Facts about frogs
A frog is an amphibian. It lays eggs in water where they hatch into tadpoles that live in water until they metamorphose into adult frogs.
Tree frogs have developed disks or suction pads on the toes of their feet to help them climb.
Frogs have long back legs and webbed feet for jumping and swimming.
A frog can change the color of its skin depending on its surroundings.
The Golden Dart Frog is the most poisonous frog on Earth. The skin of one such frog could kill up to 1,000 people.
The eyes and nose of a frog are on top of its head so it can breathe and see when most of its body is under water.
People who study frogs and toads are called herpetologists. Herpetology is the study of amphibians and reptiles.
Many brightly colored tropical frogs, such as the dart frogs, are colored to warn predators that they are poisonous.
Some frogs can live in environments well below freezing. The Gray Treefrog, for example, can survive even though its heart stops. It does this by making its own antifreeze, which stops its body from totally freezing.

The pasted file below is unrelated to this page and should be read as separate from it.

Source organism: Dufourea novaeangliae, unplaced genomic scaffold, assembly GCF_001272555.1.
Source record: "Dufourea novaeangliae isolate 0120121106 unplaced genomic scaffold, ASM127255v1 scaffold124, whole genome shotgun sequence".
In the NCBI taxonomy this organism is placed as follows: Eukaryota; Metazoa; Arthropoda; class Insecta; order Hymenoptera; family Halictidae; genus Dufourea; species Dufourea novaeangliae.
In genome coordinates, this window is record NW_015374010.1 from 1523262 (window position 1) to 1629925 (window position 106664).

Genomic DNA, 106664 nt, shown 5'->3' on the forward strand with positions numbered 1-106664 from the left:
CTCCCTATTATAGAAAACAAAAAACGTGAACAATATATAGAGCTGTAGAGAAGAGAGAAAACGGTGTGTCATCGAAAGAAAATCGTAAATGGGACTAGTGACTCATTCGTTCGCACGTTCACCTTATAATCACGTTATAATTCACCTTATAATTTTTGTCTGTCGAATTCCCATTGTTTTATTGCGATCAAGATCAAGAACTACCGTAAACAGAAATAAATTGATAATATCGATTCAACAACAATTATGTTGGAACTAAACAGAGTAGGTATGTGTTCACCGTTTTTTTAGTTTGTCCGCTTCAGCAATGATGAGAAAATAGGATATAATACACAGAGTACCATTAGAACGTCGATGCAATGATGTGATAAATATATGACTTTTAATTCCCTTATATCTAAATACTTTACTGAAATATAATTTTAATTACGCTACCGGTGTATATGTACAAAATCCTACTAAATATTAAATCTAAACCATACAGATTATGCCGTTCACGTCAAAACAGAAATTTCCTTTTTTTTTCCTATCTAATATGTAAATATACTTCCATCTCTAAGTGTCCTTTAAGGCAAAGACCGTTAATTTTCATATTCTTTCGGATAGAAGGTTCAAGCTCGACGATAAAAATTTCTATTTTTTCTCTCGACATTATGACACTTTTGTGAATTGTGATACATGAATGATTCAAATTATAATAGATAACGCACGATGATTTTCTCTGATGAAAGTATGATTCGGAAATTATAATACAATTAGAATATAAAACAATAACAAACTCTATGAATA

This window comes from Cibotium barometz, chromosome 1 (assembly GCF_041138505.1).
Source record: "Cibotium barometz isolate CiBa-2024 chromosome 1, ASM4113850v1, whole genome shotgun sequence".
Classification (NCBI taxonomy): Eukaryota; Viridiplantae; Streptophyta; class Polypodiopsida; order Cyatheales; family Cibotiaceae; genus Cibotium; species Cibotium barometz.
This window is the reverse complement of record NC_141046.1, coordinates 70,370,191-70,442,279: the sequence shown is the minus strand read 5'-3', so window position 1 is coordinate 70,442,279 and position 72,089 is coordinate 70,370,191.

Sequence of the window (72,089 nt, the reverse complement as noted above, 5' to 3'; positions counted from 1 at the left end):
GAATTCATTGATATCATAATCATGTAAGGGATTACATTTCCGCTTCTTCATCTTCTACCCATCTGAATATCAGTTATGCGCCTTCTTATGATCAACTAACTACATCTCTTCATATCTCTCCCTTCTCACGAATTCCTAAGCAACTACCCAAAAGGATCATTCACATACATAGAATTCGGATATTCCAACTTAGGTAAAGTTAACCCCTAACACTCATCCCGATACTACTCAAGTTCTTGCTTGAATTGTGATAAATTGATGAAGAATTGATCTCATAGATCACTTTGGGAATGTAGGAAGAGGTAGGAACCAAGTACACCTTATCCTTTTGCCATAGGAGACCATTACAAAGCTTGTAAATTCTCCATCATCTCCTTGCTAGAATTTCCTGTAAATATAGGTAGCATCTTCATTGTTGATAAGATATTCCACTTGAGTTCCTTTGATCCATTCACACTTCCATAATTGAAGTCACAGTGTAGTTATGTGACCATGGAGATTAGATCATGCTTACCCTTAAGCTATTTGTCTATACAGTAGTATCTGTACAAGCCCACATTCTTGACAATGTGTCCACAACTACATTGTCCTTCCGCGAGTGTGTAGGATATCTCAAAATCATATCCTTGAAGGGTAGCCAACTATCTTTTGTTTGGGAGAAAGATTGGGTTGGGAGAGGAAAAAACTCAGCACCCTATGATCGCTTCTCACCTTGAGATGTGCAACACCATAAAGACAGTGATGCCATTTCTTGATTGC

Tadpoles look more like fish than frogs, as they have long finned tails and breathe through gills.
An amphibian can live both on land and in water.
Although frogs live on land, their habitat must be near swamps, ponds or in a damp place. This is because they will die if their skin dries out.
Instead of drinking water, frogs soak the moisture into their body through their skin.
Frogs breathe through their nostrils while also absorbing about half the air they need through their skin.
Frogs use their sticky, muscular tongue to catch and swallow food. Unlike humans, their tongue is not attached to the back of its mouth. Instead it is attached to the front, enabling the frog to stick its tongue out much further.
The common pond frog is ready to breed when it is only 3 years old.
Frogs in the wild face many dangers and are lucky to survive several years. In captivity however, frogs can live for much longer.
Frogs can see forwards, sideways and upwards all at the same time. They never close their eyes, even when they sleep.
Remarkably, frogs actually use their eyes to help them swallow food. When the frog blinks, its eyeballs are pushed downward creating a bulge in the roof of its mouth. This bulge squeezes the food down the back of the frog’s throat.